Tag Archives: Children With Adhd

Herbal Adjuvants in the Treatment of ADHD

It is a matter of concern for parents and medical professionals alike that attention deficit hyperactivity disorder (ADHD) has become increasingly prevalent among children.

The most recent report by the CDC based on parent interviews shows that about 4.4 million children in the United States have been diagnosed with ADHD. From the children who were diagnosed by a physician, about 2.5 million of them are currently on medication.

Pharmacological treatment of ADHD is still a controversial topic due to its troubling side effects. For this reason, more and more parents are turning towards alternative treatments instead of standard medication for their children.

The most common ADHD medications prescribed today are methylphenidate or amphetamine. They are both stimulant drugs. While they have been proven to be effective in most of the children, they also have a high risk for abuse and have many side effects.

Side effects listed as frequent are weight changes, appetite changes, insomnia, and nervous tics not previously present. It is a fact that the number of children on these drugs is alarmingly growing and the total production of methylphenidate and amphetamine has increased by up to 2000% since 1991. Half of the drugs used for the treatment of ADHD are being prescribed by pediatricians.

Due to the significant side effects of these medications, many parents are now looking into alternative options for effectively dealing with ADHD. Research on herbal treatments has shown promising benefits while keeping the type and severity of the side-effects to a minimum.

Caffeine has been the focus of a lot of attention as a potential remedy because of its stimulant properties. Numerous studies have shown that caffeine is beneficial to children with ADHD.

Although it seems to help manage some of the symptoms, the benefits from caffeine are not nearly as good as those seen with pharmacological treatments. The many potential side effects from caffeine consumption in children are also a source of concern to parents.

There are a few herbal remedies that have shown some promise with hardly any side effects. They are ginkgo biloba, brahmi, siberian ginseng, gotu kola and green oats. All of these herbs enhance alertness without caffeine and appear to help those dealing with ADHD.

Ginkgo biloba leaves show promise because they increase blood flow to the brain and act as an antioxidant to nervous tissue. This herb is indicated for other brain ailments particularly in the elderly.

Brahmi also acts as an antioxidant and has been shown to facilitate learning and cognition.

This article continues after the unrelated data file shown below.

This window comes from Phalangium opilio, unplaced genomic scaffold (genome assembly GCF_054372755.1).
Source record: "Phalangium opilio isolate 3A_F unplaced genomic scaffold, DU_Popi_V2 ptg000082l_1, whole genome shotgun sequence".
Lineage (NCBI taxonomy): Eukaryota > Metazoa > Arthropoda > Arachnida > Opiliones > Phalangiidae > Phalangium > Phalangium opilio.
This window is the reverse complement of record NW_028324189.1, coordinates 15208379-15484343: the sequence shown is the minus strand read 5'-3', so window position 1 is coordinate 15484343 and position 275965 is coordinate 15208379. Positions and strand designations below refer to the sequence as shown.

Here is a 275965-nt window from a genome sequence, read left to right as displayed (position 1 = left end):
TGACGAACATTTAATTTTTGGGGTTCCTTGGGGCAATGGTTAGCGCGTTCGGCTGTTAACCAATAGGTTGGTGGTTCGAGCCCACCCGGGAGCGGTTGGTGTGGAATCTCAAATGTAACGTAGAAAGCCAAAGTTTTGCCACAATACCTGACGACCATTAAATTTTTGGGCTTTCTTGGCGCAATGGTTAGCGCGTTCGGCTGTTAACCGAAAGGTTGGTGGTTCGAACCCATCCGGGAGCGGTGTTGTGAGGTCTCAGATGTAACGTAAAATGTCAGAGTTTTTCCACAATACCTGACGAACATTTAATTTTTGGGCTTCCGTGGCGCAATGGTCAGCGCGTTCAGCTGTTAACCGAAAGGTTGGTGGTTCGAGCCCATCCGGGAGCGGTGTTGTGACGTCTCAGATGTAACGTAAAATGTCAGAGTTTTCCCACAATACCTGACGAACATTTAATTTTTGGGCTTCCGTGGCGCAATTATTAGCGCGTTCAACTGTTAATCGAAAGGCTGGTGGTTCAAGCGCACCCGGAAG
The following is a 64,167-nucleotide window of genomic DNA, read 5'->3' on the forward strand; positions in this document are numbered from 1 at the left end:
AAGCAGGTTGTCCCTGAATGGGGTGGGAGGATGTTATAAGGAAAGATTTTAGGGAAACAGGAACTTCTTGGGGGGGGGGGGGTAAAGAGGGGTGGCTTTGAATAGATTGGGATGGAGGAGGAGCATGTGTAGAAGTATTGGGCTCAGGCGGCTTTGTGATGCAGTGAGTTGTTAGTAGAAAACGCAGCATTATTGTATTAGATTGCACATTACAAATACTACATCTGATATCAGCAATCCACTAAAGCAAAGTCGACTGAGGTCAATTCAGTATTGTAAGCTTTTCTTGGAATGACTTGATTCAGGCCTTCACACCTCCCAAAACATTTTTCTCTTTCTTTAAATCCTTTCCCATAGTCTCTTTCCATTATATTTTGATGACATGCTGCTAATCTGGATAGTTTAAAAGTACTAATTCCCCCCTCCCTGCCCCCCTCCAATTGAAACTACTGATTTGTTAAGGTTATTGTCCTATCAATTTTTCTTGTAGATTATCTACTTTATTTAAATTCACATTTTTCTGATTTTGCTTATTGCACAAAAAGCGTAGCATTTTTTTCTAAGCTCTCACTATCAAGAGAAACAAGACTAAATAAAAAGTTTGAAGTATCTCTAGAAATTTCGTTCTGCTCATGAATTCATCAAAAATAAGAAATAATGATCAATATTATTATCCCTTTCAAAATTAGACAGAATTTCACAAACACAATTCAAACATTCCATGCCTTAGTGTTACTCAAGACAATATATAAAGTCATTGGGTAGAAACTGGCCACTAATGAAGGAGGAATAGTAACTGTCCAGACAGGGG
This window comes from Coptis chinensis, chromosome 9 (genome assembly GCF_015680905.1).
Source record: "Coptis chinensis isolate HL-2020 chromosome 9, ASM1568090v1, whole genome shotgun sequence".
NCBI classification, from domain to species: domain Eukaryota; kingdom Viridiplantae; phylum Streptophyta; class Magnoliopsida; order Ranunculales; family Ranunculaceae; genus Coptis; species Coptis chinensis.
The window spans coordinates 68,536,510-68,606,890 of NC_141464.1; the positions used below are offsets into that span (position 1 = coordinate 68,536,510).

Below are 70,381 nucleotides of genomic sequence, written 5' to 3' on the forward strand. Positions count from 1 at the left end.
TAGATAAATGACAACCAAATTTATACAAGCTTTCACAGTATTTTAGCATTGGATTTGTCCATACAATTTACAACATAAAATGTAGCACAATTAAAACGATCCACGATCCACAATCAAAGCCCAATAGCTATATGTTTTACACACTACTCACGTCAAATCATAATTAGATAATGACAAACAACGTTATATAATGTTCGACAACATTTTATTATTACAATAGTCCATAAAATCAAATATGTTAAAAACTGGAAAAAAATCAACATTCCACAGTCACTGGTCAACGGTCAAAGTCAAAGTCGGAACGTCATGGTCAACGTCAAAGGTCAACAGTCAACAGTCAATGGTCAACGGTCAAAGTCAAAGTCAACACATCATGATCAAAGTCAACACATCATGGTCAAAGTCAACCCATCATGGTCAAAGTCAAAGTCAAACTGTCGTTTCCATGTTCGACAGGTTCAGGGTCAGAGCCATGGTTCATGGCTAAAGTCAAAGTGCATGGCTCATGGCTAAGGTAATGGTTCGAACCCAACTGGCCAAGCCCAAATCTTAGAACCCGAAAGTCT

Siberian ginseng, when used as part of a long term treatment, appears to increase brain activity in general and boosts work output.

Gotu kola is a mild adaptive, with antibacterial and antiviral properties. It is a gentle sedative and most importantly, a cerebral tonic. Also known as centella asiatica, it may be useful in the treatment of anxiety.

Green oats are known as a nervine and general brain tonic and demonstrate a stimulating effect over time. On the other hand, they have a positive short term effect in treating sleep problems.

The use of herbal remedies for ADHD shows great promise. Parents are trying to employ natural treatments in order to ameliorate the risk of abuse found in medications as well as possible side effects.

As always, enlist the help of an expert in the field. An herbalist may recommend other supplementation and dietary changes in addition to herbs for the treatment of ADHD.

For those who prefer a simple solution, there is an herbal formula for ADHD on the market. It is made by Native Remedies and it is called Focus Formula.  It contains extracts of the above ingredients and many others that are proven to help concentration and to provide balance to the nervous system and the brain. We highly recommend the product. To learn more click here.


NaturalNews.com, “Use Herbal Remedies for ADHD” http://www.naturalnews.com/026081_adhd_remedies_herbal.html Accessed November 15, 2011

Understanding Childhood ADHD – Symptoms, Behaviors & Causes

boy with addThe acronym ADHD stands for Attention Deficit Hyperactivity Disorder, also known as hyperactivity or attention deficit disorder (ADD). It has become quite a common condition among children as well as a source of concern and controversy among parents.